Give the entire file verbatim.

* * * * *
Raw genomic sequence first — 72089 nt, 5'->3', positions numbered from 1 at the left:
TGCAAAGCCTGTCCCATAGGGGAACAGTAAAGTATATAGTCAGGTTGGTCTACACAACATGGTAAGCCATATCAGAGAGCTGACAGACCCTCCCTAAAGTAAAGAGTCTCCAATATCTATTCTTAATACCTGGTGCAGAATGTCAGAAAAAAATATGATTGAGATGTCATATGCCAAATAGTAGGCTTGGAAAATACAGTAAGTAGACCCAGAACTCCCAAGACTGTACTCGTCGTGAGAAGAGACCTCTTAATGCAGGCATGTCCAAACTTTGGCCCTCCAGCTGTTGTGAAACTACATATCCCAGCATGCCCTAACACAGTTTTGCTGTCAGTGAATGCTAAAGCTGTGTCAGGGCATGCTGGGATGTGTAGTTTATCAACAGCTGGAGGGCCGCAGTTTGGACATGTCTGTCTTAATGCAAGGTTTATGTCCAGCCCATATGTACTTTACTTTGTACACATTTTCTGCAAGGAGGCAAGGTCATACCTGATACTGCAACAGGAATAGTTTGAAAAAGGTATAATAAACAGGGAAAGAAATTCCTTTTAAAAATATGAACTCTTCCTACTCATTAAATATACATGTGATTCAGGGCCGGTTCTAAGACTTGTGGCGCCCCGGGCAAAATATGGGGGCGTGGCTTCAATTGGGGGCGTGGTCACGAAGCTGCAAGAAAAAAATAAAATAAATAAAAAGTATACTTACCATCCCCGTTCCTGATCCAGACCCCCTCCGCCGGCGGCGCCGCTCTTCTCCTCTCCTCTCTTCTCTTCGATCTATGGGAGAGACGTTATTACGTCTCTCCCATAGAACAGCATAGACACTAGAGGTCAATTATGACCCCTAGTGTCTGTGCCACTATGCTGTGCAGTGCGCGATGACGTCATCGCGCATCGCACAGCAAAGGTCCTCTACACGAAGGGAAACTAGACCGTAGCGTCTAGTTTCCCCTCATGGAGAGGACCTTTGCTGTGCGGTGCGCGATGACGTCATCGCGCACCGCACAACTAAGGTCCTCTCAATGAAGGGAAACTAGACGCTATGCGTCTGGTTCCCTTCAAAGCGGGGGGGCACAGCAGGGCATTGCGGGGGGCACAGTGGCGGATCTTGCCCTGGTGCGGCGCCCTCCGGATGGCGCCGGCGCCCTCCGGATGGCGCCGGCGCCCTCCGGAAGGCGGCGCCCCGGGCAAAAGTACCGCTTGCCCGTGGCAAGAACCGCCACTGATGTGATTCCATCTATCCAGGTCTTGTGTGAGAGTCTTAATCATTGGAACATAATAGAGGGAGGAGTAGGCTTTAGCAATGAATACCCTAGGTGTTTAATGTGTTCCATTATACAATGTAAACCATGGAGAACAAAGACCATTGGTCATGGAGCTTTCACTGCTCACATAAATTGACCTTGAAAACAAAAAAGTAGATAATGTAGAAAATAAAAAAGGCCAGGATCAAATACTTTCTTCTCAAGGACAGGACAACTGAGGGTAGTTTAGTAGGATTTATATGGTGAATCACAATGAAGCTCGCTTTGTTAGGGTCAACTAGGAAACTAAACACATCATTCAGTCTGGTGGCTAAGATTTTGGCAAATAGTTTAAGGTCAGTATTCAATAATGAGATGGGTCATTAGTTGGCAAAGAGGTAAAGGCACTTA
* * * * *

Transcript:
Raw genomic sequence first — 72089 nt, 5'->3', positions numbered from 1 at the left:
TGCAAAGCCTGTCCCATAGGGGAACAGTAAAGTATATAGTCAGGTTGGTCTACACAACATGGTAAGCCATATCAGAGAGCTGACAGACCCTCCCTAAAGTAAAGAGTCTCCAATATCTATTCTTAATACCTGGTGCAGAATGTCAGAAAAAAATATGATTGAGATGTCATATGCCAAATAGTAGGCTTGGAAAATACAGTAAGTAGACCCAGAACTCCCAAGACTGTACTCGTCGTGAGAAGAGACCTCTTAATGCAGGCATGTCCAAACTTTGGCCCTCCAGCTGTTGTGAAACTACATATCCCAGCATGCCCTAACACAGTTTTGCTGTCAGTGAATGCTAAAGCTGTGTCAGGGCATGCTGGGATGTGTAGTTTATCAACAGCTGGAGGGCCGCAGTTTGGACATGTCTGTCTTAATGCAAGGTTTATGTCCAGCCCATATGTACTTTACTTTGTACACATTTTCTGCAAGGAGGCAAGGTCATACCTGATACTGCAACAGGAATAGTTTGAAAAAGGTATAATAAACAGGGAAAGAAATTCCTTTTAAAAATATGAACTCTTCCTACTCATTAAATATACATGTGATTCAGGGCCGGTTCTAAGACTTGTGGCGCCCCGGGCAAAATATGGGGGCGTGGCTTCAATTGGGGGCGTGGTCACGAAGCTGCAAGAAAAAAATAAAATAAATAAAAAGTATACTTACCATCCCCGTTCCTGATCCAGACCCCCTCCGCCGGCGGCGCCGCTCTTCTCCTCTCCTCTCTTCTCTTCGATCTATGGGAGAGACGTTATTACGTCTCTCCCATAGAACAGCATAGACACTAGAGGTCAATTATGACCCCTAGTGTCTGTGCCACTATGCTGTGCAGTGCGCGATGACGTCATCGCGCATCGCACAGCAAAGGTCCTCTACACGAAGGGAAACTAGACCGTAGCGTCTAGTTTCCCCTCATGGAGAGGACCTTTGCTGTGCGGTGCGCGATGACGTCATCGCGCACCGCACAACTAAGGTCCTCTCAATGAAGGGAAACTAGACGCTATGCGTCTGGTTCCCTTCAAAGCGGGGGGGCACAGCAGGGCATTGCGGGGGGCACAGTGGCGGATCTTGCCCTGGTGCGGCGCCCTCCGGATGGCGCCGGCGCCCTCCGGATGGCGCCGGCGCCCTCCGGAAGGCGGCGCCCCGGGCAAAAGTACCGCTTGCCCGTGGCAAGAACCGCCACTGATGTGATTCCATCTATCCAGGTCTTGTGTGAGAGTCTTAATCATTGGAACATAATAGAGGGAGGAGTAGGCTTTAGCAATGAATACCCTAGGTGTTTAATGTGTTCCATTATACAATGTAAACCATGGAGAACAAAGACCATTGGTCATGGAGCTTTCACTGCTCACATAAATTGACCTTGAAAACAAAAAAGTAGATAATGTAGAAAATAAAAAAGGCCAGGATCAAATACTTTCTTCTCAAGGACAGGACAACTGAGGGTAGTTTAGTAGGATTTATATGGTGAATCACAATGAAGCTCGCTTTGTTAGGGTCAACTAGGAAACTAAACACATCATTCAGTCTGGTGGCTAAGATTTTGGCAAATAGTTTAAGGTCAGTATTCAATAATGAGATGGGTCATTAGTTGGCAAAGAGGTAAAGGCACTTA